2. Mainstream Economists believe that the allocation of resources to their various uses is, for the most part, best handled by the market (McDonald, 2011).  Markets can produce unequal income distribution, so society may decide to address this issue.  However, there are some very important exceptions to this rule that call for intervention into the economy by the government (McDonald, 2011, p. 31).  I feel mainstream economists would argue that providing public health services is a very expensive method for improving the health care of low-income households and the use of healthcare vouchers as a form of subsidy to access health services in the private market is far more efficient (McDonald, 2011).

Behavioral Economists make policy recommendations that take human behavioral tendencies into account.  People are influenced by how problems are framed.  They generally believe the economy is best run by markets, but that government policy should be designed to protect people from the extreme risks that can arise in a market system. (McDonald, 2011, p.33).  Within behavioral economics, I believe that people make decisions using rules of thumb that are based on conventional wisdom that is a social contagion (McDonald, 2011).  I believe a behavioral economist would recommend that people need better financial information to make informed decisions, but also that the government should have a stopgap like the Financial Product Safety Commission.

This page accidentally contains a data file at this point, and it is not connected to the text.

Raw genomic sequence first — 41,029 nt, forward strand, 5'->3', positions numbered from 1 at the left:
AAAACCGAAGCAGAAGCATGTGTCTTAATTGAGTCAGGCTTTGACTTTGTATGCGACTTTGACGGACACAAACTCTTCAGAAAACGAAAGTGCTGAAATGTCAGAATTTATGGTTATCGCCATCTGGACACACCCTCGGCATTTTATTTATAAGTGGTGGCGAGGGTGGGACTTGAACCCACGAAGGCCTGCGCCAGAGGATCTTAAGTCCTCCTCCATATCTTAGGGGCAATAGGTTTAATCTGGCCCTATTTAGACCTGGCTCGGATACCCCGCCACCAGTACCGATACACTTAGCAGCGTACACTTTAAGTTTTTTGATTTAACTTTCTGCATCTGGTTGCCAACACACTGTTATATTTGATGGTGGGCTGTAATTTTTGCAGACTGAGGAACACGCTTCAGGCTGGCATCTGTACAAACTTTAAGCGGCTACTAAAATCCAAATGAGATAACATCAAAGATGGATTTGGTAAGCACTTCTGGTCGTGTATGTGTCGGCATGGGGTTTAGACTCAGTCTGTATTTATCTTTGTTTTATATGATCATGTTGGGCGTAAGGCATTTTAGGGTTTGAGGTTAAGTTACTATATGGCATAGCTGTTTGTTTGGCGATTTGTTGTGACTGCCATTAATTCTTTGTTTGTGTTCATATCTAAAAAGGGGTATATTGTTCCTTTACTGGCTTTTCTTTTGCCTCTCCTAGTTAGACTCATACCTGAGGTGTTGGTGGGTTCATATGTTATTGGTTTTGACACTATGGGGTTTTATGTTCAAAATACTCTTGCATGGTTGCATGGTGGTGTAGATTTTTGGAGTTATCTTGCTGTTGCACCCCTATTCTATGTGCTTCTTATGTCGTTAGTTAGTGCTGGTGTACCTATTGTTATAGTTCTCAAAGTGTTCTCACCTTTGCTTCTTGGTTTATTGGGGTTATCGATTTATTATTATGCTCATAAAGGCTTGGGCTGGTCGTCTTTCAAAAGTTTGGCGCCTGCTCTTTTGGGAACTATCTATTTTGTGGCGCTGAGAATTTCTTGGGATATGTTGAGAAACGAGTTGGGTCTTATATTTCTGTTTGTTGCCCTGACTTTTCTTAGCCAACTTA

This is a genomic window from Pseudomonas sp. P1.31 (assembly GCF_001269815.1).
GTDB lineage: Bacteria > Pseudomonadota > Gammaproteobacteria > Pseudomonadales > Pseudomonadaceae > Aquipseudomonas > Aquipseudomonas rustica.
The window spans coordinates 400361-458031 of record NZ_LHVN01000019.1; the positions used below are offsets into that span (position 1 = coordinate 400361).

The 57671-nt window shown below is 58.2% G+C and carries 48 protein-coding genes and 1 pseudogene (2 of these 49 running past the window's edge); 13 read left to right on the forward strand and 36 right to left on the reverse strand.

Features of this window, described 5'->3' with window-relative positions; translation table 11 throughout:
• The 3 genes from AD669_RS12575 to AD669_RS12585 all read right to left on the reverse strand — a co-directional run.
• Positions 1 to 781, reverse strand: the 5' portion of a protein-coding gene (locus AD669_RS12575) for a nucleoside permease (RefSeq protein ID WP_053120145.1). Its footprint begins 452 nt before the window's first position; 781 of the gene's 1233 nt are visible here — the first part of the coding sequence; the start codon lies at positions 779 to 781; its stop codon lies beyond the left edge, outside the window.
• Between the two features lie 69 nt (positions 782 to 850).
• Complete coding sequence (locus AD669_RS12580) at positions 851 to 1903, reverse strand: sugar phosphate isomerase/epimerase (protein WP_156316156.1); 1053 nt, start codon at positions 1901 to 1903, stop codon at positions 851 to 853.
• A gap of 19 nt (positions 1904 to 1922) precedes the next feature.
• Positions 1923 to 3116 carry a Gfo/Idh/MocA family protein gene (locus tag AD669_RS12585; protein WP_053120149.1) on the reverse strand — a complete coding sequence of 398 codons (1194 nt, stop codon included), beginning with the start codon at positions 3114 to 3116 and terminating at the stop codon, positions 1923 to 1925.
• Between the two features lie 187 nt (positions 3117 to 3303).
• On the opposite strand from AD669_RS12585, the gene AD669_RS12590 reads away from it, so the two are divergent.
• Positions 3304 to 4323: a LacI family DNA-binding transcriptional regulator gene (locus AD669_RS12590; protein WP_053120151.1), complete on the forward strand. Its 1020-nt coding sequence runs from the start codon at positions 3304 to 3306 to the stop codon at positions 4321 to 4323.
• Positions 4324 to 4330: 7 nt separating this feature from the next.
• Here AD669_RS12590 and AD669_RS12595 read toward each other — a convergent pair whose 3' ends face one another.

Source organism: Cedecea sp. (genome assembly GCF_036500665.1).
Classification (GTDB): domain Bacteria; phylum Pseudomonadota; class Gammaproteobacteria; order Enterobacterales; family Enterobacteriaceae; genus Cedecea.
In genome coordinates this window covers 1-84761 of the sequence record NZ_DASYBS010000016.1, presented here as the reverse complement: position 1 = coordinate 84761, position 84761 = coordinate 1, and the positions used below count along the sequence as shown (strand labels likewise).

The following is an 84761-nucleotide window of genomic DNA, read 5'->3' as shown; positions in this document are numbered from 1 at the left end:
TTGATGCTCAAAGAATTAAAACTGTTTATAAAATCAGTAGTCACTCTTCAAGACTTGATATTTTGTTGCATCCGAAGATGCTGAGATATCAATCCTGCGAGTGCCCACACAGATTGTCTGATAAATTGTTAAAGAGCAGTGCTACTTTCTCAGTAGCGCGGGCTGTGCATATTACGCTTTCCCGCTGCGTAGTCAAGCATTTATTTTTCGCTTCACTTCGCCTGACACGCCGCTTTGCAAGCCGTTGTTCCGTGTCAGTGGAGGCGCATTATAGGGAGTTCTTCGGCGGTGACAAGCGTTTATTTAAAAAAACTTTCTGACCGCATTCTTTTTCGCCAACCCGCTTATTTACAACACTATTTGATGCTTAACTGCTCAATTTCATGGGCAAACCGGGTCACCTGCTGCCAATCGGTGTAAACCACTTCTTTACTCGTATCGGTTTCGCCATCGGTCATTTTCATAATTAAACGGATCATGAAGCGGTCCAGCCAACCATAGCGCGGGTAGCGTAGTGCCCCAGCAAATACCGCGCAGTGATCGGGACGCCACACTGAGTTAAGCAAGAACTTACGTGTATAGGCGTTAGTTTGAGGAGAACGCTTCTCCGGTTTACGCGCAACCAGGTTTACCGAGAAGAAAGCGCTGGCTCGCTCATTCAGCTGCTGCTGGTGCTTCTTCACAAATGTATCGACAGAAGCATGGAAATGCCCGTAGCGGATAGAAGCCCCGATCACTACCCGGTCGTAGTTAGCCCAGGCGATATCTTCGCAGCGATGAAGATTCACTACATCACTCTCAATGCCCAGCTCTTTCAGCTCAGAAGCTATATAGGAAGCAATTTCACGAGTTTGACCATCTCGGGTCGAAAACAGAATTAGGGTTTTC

Conservative Economist basic proposition, according to the textbook, is that human freedom is the ultimate end and that competitive capitalism is a system of economic freedom that is a necessary condition for political freedom (McDonald, 2011). The secondary proposition is that the scope of government must be limited to functions that Friedman outlines and that governmental power must be dispersed rather than concentrated at the federal level (McDonald, 2011, p.34).  I think a conservative economist would endorse a hands-off laissez-faire approach because government programs may be intended to do good, but they can be captured by special interests and used to promote private interests.

According to Marxists, conventional economics, including both the mainstream and conservative varieties, omits class conflict as an important factor to consider (McDonald, 2011).  Marxist emphasize social classes and assert that social classes are in conflict, and that class conflict possibly leads to revolution (McDonald, 2011). Marxists believe capitalist “rig the game” and see class conflicts in controversy over the use of land in cities and in this case, the funding of urban public health services (McDonald, 2011, p.36)